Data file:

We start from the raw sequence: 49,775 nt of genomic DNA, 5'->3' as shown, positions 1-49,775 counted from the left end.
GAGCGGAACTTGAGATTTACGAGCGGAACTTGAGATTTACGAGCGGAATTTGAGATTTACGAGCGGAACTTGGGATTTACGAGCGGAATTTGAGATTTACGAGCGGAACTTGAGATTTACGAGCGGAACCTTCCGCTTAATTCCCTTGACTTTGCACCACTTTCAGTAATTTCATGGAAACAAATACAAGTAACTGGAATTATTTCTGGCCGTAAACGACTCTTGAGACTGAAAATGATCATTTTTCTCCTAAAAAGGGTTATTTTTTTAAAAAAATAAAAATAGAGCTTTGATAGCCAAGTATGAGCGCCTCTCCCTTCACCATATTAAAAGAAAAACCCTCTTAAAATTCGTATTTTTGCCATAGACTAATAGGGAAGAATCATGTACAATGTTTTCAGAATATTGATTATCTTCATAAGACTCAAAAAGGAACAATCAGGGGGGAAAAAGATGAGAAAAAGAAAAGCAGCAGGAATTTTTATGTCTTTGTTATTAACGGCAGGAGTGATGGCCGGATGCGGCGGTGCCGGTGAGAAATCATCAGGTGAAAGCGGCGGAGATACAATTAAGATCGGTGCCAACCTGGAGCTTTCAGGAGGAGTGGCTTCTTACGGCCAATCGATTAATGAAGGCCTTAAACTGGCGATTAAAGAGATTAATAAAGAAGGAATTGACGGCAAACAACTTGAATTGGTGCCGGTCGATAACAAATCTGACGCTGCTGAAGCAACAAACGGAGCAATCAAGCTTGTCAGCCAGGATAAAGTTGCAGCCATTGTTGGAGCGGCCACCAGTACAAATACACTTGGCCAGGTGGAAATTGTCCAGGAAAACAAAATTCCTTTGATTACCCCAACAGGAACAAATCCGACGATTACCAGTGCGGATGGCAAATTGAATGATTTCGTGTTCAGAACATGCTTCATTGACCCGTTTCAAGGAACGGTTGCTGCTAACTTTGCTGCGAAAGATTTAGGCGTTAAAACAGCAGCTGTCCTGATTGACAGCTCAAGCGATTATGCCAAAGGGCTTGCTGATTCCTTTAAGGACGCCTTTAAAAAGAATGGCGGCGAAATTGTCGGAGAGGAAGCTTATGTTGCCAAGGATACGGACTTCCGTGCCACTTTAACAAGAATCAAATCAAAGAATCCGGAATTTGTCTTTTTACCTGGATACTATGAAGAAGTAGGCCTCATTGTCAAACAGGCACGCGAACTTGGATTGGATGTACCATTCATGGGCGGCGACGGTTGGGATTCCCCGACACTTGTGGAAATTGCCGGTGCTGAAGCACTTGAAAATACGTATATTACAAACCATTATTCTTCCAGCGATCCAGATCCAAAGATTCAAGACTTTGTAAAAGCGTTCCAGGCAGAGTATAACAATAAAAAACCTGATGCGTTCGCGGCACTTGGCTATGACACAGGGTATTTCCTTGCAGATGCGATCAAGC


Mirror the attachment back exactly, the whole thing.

We start from the raw sequence: 49,775 nt of genomic DNA, 5'->3' as shown, positions 1-49,775 counted from the left end.
GAGCGGAACTTGAGATTTACGAGCGGAACTTGAGATTTACGAGCGGAATTTGAGATTTACGAGCGGAACTTGGGATTTACGAGCGGAATTTGAGATTTACGAGCGGAACTTGAGATTTACGAGCGGAACCTTCCGCTTAATTCCCTTGACTTTGCACCACTTTCAGTAATTTCATGGAAACAAATACAAGTAACTGGAATTATTTCTGGCCGTAAACGACTCTTGAGACTGAAAATGATCATTTTTCTCCTAAAAAGGGTTATTTTTTTAAAAAAATAAAAATAGAGCTTTGATAGCCAAGTATGAGCGCCTCTCCCTTCACCATATTAAAAGAAAAACCCTCTTAAAATTCGTATTTTTGCCATAGACTAATAGGGAAGAATCATGTACAATGTTTTCAGAATATTGATTATCTTCATAAGACTCAAAAAGGAACAATCAGGGGGGAAAAAGATGAGAAAAAGAAAAGCAGCAGGAATTTTTATGTCTTTGTTATTAACGGCAGGAGTGATGGCCGGATGCGGCGGTGCCGGTGAGAAATCATCAGGTGAAAGCGGCGGAGATACAATTAAGATCGGTGCCAACCTGGAGCTTTCAGGAGGAGTGGCTTCTTACGGCCAATCGATTAATGAAGGCCTTAAACTGGCGATTAAAGAGATTAATAAAGAAGGAATTGACGGCAAACAACTTGAATTGGTGCCGGTCGATAACAAATCTGACGCTGCTGAAGCAACAAACGGAGCAATCAAGCTTGTCAGCCAGGATAAAGTTGCAGCCATTGTTGGAGCGGCCACCAGTACAAATACACTTGGCCAGGTGGAAATTGTCCAGGAAAACAAAATTCCTTTGATTACCCCAACAGGAACAAATCCGACGATTACCAGTGCGGATGGCAAATTGAATGATTTCGTGTTCAGAACATGCTTCATTGACCCGTTTCAAGGAACGGTTGCTGCTAACTTTGCTGCGAAAGATTTAGGCGTTAAAACAGCAGCTGTCCTGATTGACAGCTCAAGCGATTATGCCAAAGGGCTTGCTGATTCCTTTAAGGACGCCTTTAAAAAGAATGGCGGCGAAATTGTCGGAGAGGAAGCTTATGTTGCCAAGGATACGGACTTCCGTGCCACTTTAACAAGAATCAAATCAAAGAATCCGGAATTTGTCTTTTTACCTGGATACTATGAAGAAGTAGGCCTCATTGTCAAACAGGCACGCGAACTTGGATTGGATGTACCATTCATGGGCGGCGACGGTTGGGATTCCCCGACACTTGTGGAAATTGCCGGTGCTGAAGCACTTGAAAATACGTATATTACAAACCATTATTCTTCCAGCGATCCAGATCCAAAGATTCAAGACTTTGTAAAAGCGTTCCAGGCAGAGTATAACAATAAAAAACCTGATGCGTTCGCGGCACTTGGCTATGACACAGGGTATTTCCTTGCAGATGCGATCAAGC